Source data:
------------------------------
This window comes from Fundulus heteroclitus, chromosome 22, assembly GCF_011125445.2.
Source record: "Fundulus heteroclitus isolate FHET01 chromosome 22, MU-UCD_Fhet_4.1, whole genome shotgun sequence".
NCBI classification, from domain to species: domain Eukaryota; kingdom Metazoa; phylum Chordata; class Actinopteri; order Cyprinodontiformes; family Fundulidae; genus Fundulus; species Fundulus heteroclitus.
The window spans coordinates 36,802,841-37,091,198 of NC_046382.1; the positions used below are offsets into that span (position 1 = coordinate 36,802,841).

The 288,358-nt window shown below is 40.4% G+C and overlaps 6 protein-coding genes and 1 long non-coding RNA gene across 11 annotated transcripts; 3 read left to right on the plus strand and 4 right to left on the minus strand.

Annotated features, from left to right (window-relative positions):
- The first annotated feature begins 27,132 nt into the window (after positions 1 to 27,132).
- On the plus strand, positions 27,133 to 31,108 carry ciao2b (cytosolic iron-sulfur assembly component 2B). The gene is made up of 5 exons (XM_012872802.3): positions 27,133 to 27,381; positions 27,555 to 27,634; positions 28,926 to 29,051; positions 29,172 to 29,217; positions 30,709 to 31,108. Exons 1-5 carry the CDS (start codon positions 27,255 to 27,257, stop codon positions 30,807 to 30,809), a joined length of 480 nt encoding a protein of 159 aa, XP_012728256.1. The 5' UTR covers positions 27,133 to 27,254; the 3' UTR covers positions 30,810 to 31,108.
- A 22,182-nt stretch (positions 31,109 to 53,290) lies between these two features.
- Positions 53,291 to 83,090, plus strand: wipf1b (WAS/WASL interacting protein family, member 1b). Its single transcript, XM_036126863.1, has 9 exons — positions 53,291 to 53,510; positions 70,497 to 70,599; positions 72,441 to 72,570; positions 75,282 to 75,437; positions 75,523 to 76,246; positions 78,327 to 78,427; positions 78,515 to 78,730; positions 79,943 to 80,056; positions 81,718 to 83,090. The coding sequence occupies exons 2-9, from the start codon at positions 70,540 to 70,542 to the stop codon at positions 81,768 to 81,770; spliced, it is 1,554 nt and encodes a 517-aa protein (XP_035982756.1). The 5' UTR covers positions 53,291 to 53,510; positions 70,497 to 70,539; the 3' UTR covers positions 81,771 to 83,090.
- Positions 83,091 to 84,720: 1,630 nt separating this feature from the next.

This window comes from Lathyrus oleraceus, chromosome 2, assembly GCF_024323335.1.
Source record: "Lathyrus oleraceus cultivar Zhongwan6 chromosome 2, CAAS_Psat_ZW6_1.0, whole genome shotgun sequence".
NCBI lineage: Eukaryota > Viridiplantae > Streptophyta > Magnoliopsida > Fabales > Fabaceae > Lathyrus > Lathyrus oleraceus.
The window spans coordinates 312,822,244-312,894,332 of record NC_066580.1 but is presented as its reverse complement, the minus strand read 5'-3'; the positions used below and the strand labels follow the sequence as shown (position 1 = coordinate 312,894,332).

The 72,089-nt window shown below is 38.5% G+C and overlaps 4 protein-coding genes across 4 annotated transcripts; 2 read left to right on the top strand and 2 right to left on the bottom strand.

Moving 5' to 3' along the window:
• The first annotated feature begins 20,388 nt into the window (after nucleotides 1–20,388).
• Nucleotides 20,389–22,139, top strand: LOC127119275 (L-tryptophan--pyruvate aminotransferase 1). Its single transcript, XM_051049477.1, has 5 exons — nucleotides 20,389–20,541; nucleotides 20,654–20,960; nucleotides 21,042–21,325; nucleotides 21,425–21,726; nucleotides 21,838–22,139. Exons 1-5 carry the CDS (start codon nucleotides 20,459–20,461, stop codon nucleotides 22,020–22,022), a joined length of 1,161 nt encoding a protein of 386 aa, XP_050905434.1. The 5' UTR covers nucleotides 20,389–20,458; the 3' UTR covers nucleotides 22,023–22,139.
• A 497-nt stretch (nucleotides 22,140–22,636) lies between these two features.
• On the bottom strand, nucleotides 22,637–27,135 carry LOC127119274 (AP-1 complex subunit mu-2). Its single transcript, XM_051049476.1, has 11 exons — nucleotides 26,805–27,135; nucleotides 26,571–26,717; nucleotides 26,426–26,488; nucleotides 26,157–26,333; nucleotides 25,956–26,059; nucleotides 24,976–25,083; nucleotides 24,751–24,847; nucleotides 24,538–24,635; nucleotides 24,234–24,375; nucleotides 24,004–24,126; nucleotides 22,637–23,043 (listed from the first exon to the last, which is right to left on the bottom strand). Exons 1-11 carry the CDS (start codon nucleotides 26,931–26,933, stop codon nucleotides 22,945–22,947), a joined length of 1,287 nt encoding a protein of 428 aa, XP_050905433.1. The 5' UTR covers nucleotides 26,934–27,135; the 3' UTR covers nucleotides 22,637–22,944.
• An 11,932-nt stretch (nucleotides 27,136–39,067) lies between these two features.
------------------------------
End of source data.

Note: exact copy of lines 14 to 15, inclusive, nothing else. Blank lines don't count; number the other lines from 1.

NCBI lineage: Eukaryota > Viridiplantae > Streptophyta > Magnoliopsida > Fabales > Fabaceae > Lathyrus > Lathyrus oleraceus.
The window spans coordinates 312,822,244-312,894,332 of record NC_066580.1 but is presented as its reverse complement, the minus strand read 5'-3'; the positions used below and the strand labels follow the sequence as shown (position 1 = coordinate 312,894,332).